2023 Fourth Quarter Insights
The 4 Disciplines of Investing for Retirement and Wealth Creation
1. “Investing is a marathon and not a sprint.”
2. “Do no harm.”
3. “Knowledge creates success; stay calm, objective and long-term oriented.”
4. “Choose carefully what you read and to whom you listen.”
“Everything is based off of interest rates… It’s a huge, huge, huge gravitational pull and affects what I am doing.”
– Warren Buffett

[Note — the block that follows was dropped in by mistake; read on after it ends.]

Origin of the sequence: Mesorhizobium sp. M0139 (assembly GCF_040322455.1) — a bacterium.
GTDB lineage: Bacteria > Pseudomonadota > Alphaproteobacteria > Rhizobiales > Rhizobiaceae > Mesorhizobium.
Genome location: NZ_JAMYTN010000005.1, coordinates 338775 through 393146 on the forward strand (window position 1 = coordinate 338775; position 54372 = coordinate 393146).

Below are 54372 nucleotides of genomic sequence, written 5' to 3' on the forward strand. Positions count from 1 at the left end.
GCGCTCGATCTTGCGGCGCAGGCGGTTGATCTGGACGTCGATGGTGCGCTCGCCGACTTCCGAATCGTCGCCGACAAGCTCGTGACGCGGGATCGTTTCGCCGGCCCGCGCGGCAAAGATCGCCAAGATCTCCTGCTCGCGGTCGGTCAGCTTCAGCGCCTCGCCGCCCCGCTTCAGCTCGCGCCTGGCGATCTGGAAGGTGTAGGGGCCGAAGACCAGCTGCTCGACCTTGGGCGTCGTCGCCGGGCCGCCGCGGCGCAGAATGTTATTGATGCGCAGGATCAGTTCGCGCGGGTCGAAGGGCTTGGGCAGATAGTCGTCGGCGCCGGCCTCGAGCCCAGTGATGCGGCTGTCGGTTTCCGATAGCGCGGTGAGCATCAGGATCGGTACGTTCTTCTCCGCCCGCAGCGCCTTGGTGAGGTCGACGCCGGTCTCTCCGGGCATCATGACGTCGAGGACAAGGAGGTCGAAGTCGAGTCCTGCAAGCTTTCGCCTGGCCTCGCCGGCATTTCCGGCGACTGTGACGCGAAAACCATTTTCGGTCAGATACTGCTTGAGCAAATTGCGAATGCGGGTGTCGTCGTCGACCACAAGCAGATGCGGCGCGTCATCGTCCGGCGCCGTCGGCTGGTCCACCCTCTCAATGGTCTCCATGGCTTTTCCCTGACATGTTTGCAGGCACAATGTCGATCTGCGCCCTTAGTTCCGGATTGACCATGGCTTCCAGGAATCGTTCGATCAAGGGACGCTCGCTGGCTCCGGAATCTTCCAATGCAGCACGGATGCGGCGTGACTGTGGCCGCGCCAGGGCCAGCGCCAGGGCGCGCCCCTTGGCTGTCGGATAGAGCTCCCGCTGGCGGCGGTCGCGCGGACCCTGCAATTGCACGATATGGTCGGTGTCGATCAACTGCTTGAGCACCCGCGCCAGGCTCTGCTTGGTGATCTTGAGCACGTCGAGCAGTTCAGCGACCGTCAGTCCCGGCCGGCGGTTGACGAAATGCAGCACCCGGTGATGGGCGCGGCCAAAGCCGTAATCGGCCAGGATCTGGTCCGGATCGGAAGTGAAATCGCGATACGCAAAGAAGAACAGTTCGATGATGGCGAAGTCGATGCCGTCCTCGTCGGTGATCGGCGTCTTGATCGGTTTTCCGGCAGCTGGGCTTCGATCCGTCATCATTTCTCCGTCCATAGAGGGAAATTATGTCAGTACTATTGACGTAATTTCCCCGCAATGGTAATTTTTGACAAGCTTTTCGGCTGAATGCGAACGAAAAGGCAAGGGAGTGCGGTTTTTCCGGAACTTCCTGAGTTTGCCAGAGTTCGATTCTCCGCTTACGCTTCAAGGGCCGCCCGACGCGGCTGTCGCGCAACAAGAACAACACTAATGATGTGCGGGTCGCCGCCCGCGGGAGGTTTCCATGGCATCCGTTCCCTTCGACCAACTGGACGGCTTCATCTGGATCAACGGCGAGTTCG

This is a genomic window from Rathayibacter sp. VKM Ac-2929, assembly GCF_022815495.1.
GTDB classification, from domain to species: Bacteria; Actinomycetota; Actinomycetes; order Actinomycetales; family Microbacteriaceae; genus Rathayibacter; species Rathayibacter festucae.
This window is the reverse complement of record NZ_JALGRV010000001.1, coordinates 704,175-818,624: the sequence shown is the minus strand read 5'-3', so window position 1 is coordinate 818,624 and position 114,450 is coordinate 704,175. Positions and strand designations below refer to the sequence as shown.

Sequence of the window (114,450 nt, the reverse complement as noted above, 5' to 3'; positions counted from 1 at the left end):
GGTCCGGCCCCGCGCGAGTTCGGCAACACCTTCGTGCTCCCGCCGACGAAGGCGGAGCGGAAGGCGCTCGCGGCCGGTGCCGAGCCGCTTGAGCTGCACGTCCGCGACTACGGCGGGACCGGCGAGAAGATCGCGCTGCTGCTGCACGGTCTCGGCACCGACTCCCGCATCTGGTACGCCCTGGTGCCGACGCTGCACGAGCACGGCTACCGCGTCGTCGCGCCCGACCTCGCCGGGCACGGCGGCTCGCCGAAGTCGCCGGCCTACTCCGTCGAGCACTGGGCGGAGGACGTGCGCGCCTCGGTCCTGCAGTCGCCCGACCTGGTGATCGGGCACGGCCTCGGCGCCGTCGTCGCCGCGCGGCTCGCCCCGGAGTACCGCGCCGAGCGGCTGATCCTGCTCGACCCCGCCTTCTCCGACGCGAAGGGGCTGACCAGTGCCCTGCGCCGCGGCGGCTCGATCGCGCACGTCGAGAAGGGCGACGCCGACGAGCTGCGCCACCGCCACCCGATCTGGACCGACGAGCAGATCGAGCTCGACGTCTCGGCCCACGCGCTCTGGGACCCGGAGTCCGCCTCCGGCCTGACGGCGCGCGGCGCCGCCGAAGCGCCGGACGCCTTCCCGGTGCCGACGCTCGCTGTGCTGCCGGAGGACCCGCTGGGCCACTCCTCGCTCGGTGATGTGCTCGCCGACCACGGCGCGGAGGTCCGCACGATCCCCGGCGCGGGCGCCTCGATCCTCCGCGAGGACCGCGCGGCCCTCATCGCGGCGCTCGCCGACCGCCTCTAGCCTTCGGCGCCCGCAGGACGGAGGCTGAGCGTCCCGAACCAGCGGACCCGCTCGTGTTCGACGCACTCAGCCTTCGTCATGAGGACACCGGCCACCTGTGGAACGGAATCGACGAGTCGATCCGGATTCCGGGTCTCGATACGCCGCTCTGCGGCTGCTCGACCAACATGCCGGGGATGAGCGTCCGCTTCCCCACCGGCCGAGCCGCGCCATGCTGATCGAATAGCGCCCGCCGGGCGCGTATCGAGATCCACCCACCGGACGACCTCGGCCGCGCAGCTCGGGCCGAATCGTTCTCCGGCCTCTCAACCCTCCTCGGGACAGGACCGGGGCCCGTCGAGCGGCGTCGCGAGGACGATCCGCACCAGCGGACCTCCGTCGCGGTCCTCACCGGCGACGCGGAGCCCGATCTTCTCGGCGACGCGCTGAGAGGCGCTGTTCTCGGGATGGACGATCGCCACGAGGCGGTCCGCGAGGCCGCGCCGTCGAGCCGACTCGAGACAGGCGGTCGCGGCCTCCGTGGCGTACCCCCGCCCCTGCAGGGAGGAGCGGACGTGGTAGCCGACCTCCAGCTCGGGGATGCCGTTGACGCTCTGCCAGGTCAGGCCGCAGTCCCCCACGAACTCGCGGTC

The quote above is especially true today. Interest rate levels and risk assets go hand in hand. I often say that monetary policy is a key driver of risk assets. Let us flashback to my 2020 Second Quarter Insights at the very height of the financial markets meltdown where I penned “Speed, Stimulus and Support” would be the key to fighting the Global Pandemic, as well as the key to supporting financial assets which were in freefall. The US government unleashed a massive amount of stimulus that created the desired result on risk assets like bonds, real estate and equities, all soaring in price. What a good time it was to be an investor. Fast forward today and the Federal Reserve is operating a single mandate and that is the battle to fight inflation. The good news here is that inflation is lower and moving lower, though at a slow pace, and overtime should return to normal. The not-so-good-news in the short term is that monetary policy has moved the Federal Funds rate to 5.25% - 5.50% with the possibility of moving slightly higher over the next few meetings. But this is not all; the Federal Reserve, through quantitative tightening (QT), is also unwinding its enormous balance sheet of bonds purchased in 2020 during speed stimulus and support of the economy, placing additional pressures on interest rates in many markets. Interest rates are now near 20-year highs in residential mortgages. Interest rates are also higher in US Treasury bonds in all maturities this year with the US 10-Year Treasury Bond hitting the highest interest rate level since 2007. Oh, I also forgot to mention that since the beginning of the Ukraine conflict, China has sold $200 billion in US Treasuries in the last 17 months. With the Chinese economy softening, especially in real estate, and the Ukraine conflict continuing, I would expect them to keep selling and putting additional pressure on interest rates. Now, I do not write this to scare anyone, just to educate and make a simple but important point — monetary policy can have a profound effect on risk assets. It does not mean the markets will collapse; it simply means that it will take some time and multiple gyrations in many asset classes for markets to digest this restrictive monetary policy. Over the intermediate to long term, we are very confident that risk assets, like equities, will be higher. But in the short term, the markets will need to adjust to this tighter monetary policy.